OAKLAND, Calif. — Days after restricting one of President Trump’s posts from view for glorifying violence, Twitter went at it again.
On Monday, the social media service used the same label to hide a message by Representative Matt Gaetz, Republican of Florida — which likened those who were protesting police violence to terrorists and called for them to be hunted down. The move also meant that the tweet could not be retweeted or liked, to prevent it from being amplified.
“Now that we clearly see Antifa as terrorists, can we hunt them down like we do those in the Middle East?” Mr. Gaetz had tweeted on Monday, referring to the far-left anti-fascist activist movement. His office did not immediately respond to a request for comment about Twitter’s action.
Twitter last week engaged in a face-off with the president after adding fact-check labels to two of his tweets and then restricting a post in which Mr. Trump said that looting during the protests would lead to shooting. While the San Francisco company was applauded by some for taking more responsibility for the kinds of posts that appear on its platform, others said it was biased against conservatives like Mr. Trump.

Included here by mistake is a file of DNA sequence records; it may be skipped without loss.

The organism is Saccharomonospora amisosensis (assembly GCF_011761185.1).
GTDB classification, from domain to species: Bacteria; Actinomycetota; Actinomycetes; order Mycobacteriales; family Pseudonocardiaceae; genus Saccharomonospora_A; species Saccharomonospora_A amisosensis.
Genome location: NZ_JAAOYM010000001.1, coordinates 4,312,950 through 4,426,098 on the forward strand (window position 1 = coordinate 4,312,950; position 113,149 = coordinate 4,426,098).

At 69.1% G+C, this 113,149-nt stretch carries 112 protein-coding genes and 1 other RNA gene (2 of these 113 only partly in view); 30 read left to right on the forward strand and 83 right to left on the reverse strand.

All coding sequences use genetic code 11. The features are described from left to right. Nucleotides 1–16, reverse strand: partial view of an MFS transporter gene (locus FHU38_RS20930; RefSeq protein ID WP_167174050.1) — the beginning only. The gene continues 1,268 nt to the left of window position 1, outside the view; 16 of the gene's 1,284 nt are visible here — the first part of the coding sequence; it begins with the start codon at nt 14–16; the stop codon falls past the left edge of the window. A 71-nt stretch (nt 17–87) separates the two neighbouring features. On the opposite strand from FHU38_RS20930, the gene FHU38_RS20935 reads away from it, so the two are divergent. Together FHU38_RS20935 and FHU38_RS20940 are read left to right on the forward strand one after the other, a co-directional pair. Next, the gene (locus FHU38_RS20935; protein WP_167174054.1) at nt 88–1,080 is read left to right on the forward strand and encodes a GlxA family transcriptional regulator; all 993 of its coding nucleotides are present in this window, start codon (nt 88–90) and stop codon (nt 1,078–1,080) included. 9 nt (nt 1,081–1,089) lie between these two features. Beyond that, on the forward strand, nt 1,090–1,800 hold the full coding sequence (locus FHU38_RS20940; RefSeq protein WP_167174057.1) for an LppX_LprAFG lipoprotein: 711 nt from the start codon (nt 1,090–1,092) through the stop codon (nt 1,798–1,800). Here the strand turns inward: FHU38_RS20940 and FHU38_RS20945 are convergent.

Still, Twitter acted again, hiding Mr. Gaetz’s post behind a warning label — though it stopped short of taking down his message altogether.
“The Tweet is in violation of our glorification of violence policy,” a Twitter spokesman said.
Twitter last year announced a labeling system that marks tweets from public figures that violate its policies while allowing the messages to remain because they are the subject of significant public interest.
Last week, Mr. Trump signed an executive order that was meant to chip away at liability protections that social media companies have for the content that is posted on their sites. The executive order specifically targets a statute known as Section 230 of the Communications Decency Act.
Technology companies have argued that the law is essential to their operations. But some lawmakers have said that the companies enjoy unchecked power and have proposed modifications to the law. Mr. Trump’s order is likely to face significant legal challenges, experts have said.
Cecilia Kang contributed reporting from Washington.
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